Sunday, September 18, 2011

Cracking OS X Lion Passwords

UPDATE [2011-10-15]:
The issues described in this post have now been resolved by Apple. Users running OS X Lion 10.7.2 or security update 2011-006 are no longer affected by the vulnerabilities detailed below (CVE-2011-3435 and CVE-2011-3436). For further details on this security update please see Apple's advisory.

In 2009 I posted an article on Cracking Mac OS X passwords. Whilst this post has been quite popular, it was written for OS X 10.6 and prior. Since the release of Mac OS X Lion (10.7) in July, I have received numerous requests for an update. Typically, I would have just updated the existing article without the need for a new post. However, during my research I discovered something interesting about OS X Lion that I'd like to share.

In previous versions of OS X (10.6, 10.5, 10.4) the process to extract user password hashes has been the same: obtain the user's GeneratedUID and then use that ID to extract hashes from a specific user's shadow file (See my previous post for a more detailed description).

When it comes to Lion, the general premise is the same (albeit a few technical differences). Each user has their own shadow file, with each shadow file stored under a .plist file located in /var/db/dslocal/nodes/Default/users/.

The interesting thing when it comes to Lion's implementation, however, is privilege. As mentioned above, all OS X versions are using shadow files. For the unfamiliar, a shadow file is that which can only be accessed by users with a high privilege (typically root). So for all modern OS X platforms (Tiger, Leopard, Snow Leopard and Lion) each user has their own shadow file (hash database) whose data is accessible only by the root user… or at least it should be.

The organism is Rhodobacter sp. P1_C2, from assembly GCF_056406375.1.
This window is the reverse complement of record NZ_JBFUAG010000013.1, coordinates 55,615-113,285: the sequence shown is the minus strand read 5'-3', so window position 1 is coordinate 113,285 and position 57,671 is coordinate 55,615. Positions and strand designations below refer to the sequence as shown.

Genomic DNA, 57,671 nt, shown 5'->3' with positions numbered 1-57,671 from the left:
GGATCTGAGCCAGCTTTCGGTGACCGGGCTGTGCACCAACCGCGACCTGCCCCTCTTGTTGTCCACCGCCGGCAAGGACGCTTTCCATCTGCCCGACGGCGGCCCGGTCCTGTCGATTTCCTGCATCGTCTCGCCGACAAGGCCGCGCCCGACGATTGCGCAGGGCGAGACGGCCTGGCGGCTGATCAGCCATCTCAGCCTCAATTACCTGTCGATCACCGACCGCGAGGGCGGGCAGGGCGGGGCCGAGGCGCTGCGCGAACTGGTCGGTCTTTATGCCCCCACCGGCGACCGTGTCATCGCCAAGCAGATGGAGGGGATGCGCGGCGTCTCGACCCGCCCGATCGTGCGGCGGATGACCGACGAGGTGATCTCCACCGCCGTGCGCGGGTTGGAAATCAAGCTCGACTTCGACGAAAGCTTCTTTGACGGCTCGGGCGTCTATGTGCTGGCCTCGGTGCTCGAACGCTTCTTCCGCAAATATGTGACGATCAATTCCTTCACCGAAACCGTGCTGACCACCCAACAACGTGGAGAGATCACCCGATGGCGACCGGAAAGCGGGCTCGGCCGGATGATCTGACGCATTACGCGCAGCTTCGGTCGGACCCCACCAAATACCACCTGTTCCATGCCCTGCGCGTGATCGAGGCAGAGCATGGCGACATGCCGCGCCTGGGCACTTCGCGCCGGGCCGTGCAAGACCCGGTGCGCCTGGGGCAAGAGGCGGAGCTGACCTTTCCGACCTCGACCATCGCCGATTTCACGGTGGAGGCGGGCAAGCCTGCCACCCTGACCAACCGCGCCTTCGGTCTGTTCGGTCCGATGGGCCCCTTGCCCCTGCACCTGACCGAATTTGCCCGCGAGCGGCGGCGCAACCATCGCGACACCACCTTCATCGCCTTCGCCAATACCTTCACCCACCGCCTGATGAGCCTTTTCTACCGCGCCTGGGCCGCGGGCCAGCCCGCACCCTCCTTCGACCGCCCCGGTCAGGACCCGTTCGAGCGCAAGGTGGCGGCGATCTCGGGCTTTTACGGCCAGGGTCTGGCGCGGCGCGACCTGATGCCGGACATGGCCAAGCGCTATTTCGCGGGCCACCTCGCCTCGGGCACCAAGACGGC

It appears in the redesign of OS X Lion's authentication scheme a critical step has been overlooked. Whilst non-root users are unable to access the shadow files directly, Lion actually provides non-root users the ability to still view password hash data. This is accomplished by extracting the data straight from Directory Services.

If we invoke a a directory services listing on user bob by specifying the /Local/ path we can see bob's standard profile information:

$ dscl localhost -read /Local/Default/Users/bob

This provides us with nothing too exciting. However, if we invoke the directory services listing using the /Search/ path, we see a different result:

$ dscl localhost -read /Search/Users/bob

From the output, we can see the following data: